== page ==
UPDATE 2-U.S. attorney general vows to aggressively defend voting rights

(Recasts first paragraph, adds Garland remarks, background)

WASHINGTON, June 11 (Reuters) - U.S. Attorney General Merrick Garland said on Friday his Justice Department will aggressively enforce voting rights at a time when many Republican-led states are tightening election laws and supporters of former President Donald Trump continue to baselessly question his 2020 defeat.

Garland said the Justice Department will prosecute threats against election officials, double the number of prosecutors devoted to voting rights and closely examine how states conduct their elections.

He said the Justice Department will scrutinize areas where Black voters have to wait in line longer than white voters to cast their ballots, a lingering problem in presidential election battleground states such as Georgia.

"There are many things that are open to debate in America but the right of all eligible citizens to vote is not one of them," Garland said in a speech at the Justice Department.

Garland's announcement marks a sharp shift in policy for the Justice Department, which under Trump dropped several ambitious voting-rights lawsuits and brought only one case under the Voting Rights Act of 1965, a landmark civil rights law.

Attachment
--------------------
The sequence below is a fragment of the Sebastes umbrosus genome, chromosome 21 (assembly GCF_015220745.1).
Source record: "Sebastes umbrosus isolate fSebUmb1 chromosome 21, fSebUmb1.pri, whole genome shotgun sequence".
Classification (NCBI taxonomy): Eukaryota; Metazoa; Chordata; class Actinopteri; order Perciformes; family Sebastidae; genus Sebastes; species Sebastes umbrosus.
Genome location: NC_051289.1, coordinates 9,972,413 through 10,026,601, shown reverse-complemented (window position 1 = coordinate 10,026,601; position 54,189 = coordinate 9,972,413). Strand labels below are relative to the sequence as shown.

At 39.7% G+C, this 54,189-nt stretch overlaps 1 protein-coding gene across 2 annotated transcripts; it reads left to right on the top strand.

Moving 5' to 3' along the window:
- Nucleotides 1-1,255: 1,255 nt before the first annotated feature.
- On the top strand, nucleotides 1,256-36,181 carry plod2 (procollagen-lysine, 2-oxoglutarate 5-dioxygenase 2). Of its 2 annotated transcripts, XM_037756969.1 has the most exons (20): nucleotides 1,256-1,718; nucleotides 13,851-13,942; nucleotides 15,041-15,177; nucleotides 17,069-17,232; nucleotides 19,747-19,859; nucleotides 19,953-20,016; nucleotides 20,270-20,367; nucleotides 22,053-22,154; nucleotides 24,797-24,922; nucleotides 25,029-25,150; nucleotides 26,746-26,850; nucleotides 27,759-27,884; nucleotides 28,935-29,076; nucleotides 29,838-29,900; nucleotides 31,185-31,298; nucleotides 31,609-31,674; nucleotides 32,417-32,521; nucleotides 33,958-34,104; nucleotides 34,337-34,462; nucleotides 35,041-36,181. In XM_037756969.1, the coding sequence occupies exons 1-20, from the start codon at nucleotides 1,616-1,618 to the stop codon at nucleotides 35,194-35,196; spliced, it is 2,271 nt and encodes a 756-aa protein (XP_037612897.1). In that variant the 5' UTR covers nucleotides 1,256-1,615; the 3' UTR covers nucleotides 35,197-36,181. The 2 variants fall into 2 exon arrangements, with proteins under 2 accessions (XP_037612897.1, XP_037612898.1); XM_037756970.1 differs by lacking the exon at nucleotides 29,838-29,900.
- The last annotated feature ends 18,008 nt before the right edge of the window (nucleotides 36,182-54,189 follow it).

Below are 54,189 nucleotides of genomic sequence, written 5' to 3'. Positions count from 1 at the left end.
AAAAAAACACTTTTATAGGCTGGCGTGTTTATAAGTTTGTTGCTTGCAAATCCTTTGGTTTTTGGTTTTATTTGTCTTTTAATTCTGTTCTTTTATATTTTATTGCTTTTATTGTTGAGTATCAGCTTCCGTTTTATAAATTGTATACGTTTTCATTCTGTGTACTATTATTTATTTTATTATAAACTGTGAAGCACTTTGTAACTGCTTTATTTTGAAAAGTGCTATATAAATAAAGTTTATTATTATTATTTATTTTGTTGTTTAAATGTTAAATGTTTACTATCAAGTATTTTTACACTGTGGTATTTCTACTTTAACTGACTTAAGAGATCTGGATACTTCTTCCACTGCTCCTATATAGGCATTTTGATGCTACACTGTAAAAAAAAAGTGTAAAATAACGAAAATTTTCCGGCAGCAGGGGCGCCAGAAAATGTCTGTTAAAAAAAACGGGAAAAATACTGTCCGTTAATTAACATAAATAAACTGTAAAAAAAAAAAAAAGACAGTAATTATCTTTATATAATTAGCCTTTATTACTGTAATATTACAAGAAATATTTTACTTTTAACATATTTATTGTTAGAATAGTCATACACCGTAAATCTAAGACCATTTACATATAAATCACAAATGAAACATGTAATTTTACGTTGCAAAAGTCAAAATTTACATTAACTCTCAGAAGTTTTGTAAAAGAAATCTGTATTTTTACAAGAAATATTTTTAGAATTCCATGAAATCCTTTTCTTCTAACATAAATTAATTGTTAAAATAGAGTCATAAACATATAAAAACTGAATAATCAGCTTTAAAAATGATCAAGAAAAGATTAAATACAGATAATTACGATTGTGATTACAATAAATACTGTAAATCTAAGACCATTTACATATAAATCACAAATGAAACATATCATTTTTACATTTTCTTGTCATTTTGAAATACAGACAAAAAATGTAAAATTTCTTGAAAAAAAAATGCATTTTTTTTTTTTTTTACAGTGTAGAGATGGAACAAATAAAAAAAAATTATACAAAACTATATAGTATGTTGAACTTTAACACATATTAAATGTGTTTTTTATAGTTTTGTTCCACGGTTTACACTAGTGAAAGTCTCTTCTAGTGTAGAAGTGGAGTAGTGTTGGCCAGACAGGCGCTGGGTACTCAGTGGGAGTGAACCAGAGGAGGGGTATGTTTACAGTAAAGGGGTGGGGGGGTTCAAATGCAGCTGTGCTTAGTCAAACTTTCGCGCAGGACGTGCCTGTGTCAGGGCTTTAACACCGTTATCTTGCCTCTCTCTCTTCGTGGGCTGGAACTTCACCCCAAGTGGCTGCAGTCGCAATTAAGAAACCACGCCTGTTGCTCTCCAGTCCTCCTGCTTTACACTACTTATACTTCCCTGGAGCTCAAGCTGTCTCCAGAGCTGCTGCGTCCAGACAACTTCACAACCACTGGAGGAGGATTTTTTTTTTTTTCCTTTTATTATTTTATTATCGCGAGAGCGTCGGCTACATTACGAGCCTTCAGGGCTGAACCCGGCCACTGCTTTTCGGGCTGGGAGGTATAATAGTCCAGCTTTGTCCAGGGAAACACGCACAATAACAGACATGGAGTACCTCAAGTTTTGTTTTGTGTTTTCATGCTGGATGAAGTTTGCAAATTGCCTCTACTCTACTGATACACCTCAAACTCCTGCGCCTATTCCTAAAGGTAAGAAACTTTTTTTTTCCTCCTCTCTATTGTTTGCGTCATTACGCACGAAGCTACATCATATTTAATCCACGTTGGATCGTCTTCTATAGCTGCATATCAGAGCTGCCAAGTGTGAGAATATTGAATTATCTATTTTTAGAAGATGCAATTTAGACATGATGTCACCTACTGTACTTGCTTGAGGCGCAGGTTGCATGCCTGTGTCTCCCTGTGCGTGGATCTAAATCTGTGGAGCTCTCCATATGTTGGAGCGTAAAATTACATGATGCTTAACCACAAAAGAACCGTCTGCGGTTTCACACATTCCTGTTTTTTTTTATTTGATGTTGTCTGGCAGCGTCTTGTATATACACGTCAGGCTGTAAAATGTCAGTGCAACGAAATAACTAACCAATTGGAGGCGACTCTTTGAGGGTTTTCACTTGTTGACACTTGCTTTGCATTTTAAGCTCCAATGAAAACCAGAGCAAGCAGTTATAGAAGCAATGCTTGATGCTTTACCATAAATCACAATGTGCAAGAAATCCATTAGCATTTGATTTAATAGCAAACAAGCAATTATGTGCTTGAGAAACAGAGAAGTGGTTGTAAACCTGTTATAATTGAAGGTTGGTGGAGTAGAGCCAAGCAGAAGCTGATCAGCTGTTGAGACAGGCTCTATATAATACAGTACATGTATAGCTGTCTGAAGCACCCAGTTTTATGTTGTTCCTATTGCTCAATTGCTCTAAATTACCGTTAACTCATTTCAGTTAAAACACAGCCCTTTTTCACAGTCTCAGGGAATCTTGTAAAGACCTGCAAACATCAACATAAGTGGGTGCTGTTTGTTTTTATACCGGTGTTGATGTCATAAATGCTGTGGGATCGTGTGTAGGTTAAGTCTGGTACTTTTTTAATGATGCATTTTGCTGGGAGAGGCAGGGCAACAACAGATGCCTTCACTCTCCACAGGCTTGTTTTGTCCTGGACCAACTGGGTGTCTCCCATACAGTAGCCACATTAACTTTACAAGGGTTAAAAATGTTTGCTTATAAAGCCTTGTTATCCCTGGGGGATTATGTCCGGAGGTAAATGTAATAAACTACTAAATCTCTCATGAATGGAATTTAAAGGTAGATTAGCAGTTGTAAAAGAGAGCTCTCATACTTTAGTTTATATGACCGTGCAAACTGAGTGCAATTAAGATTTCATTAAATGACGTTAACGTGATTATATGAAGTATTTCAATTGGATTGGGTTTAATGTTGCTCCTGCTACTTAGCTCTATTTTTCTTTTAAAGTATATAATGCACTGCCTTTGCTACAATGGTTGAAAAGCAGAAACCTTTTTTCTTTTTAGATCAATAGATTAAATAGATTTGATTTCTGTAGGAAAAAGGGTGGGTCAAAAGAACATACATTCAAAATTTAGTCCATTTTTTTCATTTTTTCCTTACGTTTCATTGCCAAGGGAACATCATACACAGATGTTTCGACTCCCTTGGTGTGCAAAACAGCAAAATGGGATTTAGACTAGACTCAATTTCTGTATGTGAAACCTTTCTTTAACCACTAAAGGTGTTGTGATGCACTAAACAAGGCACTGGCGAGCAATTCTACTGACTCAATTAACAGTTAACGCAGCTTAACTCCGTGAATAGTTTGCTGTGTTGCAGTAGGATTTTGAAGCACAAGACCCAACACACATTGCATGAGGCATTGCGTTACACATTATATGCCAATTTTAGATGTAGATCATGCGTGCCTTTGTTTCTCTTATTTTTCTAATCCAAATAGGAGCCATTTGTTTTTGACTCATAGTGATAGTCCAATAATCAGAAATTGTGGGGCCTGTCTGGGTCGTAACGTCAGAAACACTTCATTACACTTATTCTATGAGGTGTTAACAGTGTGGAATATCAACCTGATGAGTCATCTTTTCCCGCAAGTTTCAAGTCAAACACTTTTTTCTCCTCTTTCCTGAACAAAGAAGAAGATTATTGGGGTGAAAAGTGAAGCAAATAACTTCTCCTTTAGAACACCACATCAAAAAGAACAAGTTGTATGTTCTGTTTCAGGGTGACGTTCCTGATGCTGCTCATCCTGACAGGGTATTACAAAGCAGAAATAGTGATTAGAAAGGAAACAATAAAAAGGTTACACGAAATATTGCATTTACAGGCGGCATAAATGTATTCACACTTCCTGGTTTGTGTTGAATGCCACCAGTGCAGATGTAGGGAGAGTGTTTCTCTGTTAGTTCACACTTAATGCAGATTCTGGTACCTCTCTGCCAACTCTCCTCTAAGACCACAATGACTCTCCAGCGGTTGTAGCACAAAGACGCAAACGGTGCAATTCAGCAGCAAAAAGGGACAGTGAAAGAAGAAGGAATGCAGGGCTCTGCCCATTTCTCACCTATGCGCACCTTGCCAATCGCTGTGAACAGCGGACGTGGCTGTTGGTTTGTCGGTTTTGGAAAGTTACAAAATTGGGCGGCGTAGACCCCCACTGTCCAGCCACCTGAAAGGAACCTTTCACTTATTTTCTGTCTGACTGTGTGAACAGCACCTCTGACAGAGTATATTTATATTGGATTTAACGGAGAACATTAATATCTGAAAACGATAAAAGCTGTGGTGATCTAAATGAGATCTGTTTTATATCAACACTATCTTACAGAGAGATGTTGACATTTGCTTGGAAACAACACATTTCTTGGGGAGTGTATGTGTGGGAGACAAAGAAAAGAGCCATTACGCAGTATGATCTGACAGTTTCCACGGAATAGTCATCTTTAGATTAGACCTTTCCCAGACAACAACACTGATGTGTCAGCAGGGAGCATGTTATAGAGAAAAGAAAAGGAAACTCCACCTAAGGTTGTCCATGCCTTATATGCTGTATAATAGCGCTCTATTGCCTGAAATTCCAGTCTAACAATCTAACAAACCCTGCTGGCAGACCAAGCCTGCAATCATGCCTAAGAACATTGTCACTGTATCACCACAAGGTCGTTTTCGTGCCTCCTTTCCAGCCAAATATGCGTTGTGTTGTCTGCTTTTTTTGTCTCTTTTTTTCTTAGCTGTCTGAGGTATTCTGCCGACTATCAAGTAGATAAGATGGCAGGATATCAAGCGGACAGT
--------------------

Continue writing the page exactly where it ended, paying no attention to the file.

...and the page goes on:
That law required states with a history of discrimination to get permission from the Justice Department before changing the way they ran elections, until the Supreme Court struck down that provision in 2013. That led to a surge of changes in southern, Republican-led states that voting rights advocates say have disproportionately affected Black and Hispanic voters.

Following Trump's 2020 defeat, Republicans have passed a wave of new voting requirements and limits this year in battleground states such as Georgia, Florida and Arizona. Texas is expected to pass similar restrictions in coming months, over Democratic lawmakers' objections.

Trump falsely claimed that the election was stolen from him through widespread voting fraud.

A total of 14 U.S. states have enacted new laws that make it more difficult for Americans to vote, according to a recent report from the Brennan Center for Justice at New York University School of Law.

(Reporting by Andy Sullivan and Jan Wolfe; Editing by Will Dunham Editing by Alistair Bell)

06/11/2021 19:34

News, Photo and Web Search